Electrodialysis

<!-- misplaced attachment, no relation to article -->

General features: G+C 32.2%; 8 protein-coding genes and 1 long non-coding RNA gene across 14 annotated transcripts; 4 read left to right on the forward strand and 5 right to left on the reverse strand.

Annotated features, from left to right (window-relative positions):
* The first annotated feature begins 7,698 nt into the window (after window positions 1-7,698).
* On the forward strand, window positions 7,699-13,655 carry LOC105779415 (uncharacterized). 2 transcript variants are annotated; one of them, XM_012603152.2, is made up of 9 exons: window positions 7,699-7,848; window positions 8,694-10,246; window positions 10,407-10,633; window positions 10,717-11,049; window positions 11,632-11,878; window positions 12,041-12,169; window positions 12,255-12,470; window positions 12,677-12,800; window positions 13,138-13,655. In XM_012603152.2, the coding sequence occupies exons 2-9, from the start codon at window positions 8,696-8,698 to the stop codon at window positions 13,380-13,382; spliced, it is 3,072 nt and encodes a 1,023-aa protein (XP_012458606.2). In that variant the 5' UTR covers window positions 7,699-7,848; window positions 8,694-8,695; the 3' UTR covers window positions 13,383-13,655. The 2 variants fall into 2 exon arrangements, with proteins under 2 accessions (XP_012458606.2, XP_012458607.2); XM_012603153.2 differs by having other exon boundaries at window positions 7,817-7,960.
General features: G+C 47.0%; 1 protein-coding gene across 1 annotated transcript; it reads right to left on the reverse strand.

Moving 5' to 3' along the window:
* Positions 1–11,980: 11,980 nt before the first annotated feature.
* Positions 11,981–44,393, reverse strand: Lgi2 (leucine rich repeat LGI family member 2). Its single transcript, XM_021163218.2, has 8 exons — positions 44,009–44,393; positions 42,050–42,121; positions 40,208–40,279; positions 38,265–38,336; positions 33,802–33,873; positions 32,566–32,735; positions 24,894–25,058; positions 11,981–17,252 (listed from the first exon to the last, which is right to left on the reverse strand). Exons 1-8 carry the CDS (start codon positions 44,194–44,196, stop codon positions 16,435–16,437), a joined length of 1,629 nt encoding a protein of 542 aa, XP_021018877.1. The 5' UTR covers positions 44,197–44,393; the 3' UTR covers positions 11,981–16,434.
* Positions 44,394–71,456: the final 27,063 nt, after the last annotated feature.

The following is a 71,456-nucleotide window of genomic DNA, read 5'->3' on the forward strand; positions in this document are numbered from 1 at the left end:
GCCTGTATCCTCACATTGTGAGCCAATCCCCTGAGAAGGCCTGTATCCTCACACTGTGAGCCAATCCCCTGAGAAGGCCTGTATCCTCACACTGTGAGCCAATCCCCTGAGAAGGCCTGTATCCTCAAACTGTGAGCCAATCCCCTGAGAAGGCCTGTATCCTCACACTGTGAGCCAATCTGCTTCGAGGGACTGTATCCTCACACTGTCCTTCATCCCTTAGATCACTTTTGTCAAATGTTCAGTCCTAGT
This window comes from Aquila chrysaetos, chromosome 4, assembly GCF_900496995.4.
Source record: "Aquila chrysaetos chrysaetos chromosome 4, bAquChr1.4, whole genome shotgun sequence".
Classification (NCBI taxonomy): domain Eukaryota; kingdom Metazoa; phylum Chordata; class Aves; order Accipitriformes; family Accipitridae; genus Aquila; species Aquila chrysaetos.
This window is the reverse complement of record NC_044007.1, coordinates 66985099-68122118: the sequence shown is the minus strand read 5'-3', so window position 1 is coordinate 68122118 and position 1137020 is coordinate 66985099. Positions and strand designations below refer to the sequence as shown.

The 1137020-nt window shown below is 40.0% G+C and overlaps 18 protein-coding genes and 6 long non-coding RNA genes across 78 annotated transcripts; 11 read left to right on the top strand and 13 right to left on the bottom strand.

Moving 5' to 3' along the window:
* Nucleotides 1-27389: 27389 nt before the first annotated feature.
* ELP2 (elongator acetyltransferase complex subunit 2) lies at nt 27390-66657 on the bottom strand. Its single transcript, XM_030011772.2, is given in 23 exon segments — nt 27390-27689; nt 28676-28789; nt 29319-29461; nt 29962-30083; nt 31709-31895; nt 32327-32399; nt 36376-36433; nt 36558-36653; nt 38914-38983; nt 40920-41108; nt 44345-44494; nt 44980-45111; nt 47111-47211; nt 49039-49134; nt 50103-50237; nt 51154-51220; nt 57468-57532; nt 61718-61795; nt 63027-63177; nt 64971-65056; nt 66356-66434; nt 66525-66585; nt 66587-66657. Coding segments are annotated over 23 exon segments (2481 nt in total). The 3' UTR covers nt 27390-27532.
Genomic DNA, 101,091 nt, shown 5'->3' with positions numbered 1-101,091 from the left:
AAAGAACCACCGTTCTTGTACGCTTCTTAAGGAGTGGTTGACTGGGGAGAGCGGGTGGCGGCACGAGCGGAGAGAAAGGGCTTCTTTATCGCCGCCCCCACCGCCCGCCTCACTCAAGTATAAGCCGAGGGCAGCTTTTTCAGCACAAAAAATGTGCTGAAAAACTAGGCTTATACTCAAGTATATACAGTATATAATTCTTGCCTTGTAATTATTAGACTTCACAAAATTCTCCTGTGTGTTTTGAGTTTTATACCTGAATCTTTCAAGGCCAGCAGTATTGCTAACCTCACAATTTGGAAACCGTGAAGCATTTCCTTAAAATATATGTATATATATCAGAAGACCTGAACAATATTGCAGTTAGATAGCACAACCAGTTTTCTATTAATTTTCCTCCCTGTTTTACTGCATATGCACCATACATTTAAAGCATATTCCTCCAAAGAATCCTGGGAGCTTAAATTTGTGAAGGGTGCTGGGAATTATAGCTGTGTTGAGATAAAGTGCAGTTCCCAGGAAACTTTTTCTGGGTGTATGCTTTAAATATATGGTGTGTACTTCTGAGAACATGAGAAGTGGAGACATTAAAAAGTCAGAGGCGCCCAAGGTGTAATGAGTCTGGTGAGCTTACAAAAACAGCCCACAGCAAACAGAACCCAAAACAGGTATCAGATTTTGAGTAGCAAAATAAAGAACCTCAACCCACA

Electrodialysis involves the passage of electric current through brackish or low salinity water in a chamber in which many closely spaced ion selective membranes are placed, thus dividing the chamber into compartments. The electric current causes the salts to be concentrated in alternate compartments with reduced salt content in the remainder. The constraints of electrodialysis are such that feed-waters up to 2 000 p.p.m. may be processed to give a product with 300 p.pjn. total dissolved solids. Where a high purity product is desired the costs may be unacceptable compared to water obtainable from distillation. A principal disadvantage of electrodialysis is that power consumption is proportional to total dissolved solids and its range of cost and performance effectiveness is with low salinity waters. Also high sodium chloride content in the feed-water will require a product purity of less than 250 p.p.m. which also adds to the cost - this restriction also applies to reverse osmosis.

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